Intentionally touching another in a harmful or offensive manner, amounts to battery. When combined with aggravating factors like use of a deadly weapon, or serious injuries to the victim; the act becomes aggravated battery.
Though a car is not a deadly weapon, it can be used as one, so as to cause serious injuries to the victim of aggravated battery. In such cases, the prosecution has to prove that the car was used in such a way, that is likely to cause serious bodily harm or death.
Like assault, battery is also an unlawful act that can give rise to both criminal and civil liability. It is a crime for which the accused can be charged and tried. At the same time, the victim can file a civil suit against the accused, in case of any damage. Assault and battery are among those legal terms that are used interchangeably. While some jurisdictions consider them different; in others, both assault and battery are one and the same. This article is about aggravated battery, which is a serious form of battery.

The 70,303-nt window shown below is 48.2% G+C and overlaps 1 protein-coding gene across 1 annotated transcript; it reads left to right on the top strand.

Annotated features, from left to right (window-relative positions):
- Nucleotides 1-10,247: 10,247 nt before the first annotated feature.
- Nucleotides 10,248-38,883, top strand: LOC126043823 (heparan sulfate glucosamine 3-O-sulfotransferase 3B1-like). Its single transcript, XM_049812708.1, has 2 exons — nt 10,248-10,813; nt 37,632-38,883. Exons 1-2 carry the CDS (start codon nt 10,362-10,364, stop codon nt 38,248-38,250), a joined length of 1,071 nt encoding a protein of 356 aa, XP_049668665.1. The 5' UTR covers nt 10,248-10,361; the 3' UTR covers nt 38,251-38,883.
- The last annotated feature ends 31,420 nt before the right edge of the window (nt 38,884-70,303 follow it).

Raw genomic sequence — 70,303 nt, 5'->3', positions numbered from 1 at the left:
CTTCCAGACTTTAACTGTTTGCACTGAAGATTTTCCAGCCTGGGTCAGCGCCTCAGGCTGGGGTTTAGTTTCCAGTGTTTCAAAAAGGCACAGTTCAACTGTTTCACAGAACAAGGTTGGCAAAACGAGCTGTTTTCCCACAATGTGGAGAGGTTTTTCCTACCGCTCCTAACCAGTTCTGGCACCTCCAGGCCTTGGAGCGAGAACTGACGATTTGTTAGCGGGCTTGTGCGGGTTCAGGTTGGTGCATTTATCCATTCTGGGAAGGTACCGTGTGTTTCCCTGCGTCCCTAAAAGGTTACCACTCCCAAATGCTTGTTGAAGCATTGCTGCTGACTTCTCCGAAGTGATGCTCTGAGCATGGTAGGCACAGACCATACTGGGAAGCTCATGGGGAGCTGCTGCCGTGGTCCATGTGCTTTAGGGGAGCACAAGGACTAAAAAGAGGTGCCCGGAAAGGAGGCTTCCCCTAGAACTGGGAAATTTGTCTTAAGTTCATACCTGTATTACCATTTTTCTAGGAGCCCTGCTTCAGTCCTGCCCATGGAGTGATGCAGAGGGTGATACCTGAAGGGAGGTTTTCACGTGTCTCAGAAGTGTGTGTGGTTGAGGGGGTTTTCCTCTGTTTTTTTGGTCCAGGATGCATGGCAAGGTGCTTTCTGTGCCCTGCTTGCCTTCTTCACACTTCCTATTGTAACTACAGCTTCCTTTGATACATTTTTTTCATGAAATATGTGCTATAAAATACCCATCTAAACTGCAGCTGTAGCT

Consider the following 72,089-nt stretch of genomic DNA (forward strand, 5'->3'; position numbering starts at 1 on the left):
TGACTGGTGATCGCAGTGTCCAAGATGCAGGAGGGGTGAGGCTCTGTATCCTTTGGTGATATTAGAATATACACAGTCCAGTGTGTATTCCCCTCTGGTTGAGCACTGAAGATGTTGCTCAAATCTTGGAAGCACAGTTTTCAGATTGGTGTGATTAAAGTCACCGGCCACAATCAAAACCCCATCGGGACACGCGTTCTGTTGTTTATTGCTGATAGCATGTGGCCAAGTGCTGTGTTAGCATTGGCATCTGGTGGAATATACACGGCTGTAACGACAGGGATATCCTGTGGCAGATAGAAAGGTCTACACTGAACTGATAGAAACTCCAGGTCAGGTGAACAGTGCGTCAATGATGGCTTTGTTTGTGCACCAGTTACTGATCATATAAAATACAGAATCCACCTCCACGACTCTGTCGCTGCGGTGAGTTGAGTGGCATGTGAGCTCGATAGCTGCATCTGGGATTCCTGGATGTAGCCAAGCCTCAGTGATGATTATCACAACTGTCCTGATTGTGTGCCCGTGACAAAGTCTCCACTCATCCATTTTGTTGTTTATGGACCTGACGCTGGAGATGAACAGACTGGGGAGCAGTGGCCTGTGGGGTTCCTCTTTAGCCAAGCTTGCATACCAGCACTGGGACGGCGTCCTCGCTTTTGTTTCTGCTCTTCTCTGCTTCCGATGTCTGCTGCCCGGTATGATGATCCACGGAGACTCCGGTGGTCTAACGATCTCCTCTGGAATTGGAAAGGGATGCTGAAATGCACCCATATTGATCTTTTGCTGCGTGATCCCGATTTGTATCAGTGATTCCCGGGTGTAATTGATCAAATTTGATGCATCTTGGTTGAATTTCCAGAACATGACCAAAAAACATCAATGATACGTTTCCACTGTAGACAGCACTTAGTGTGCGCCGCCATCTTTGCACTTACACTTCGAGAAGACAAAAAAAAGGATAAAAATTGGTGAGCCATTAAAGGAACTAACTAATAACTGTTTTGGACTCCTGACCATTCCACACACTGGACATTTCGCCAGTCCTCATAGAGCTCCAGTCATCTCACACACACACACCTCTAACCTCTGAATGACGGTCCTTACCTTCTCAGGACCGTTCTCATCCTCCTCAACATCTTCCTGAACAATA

What is Battery?
Laws regarding battery may vary from one state to another. In general, battery is defined as unlawful use of force against another person, resulting in harmful or offensive physical contact. While assault is an act that causes fear of imminent bodily harm in the victim, battery involves offensive physical touch that may or may not cause bodily harm.
It can be said that battery is a serious form of assault; or assault is an attempted battery. If a person raises a bat and threatens another, the act is assault. If he actually hits the victim, the act is battery. The elements of battery include intentional and unlawful use of force by the assailant, offensive or harmful physical touch with the victim, and lack of victim’s consent. Such an act amounts to simple battery, which may cause minor injuries.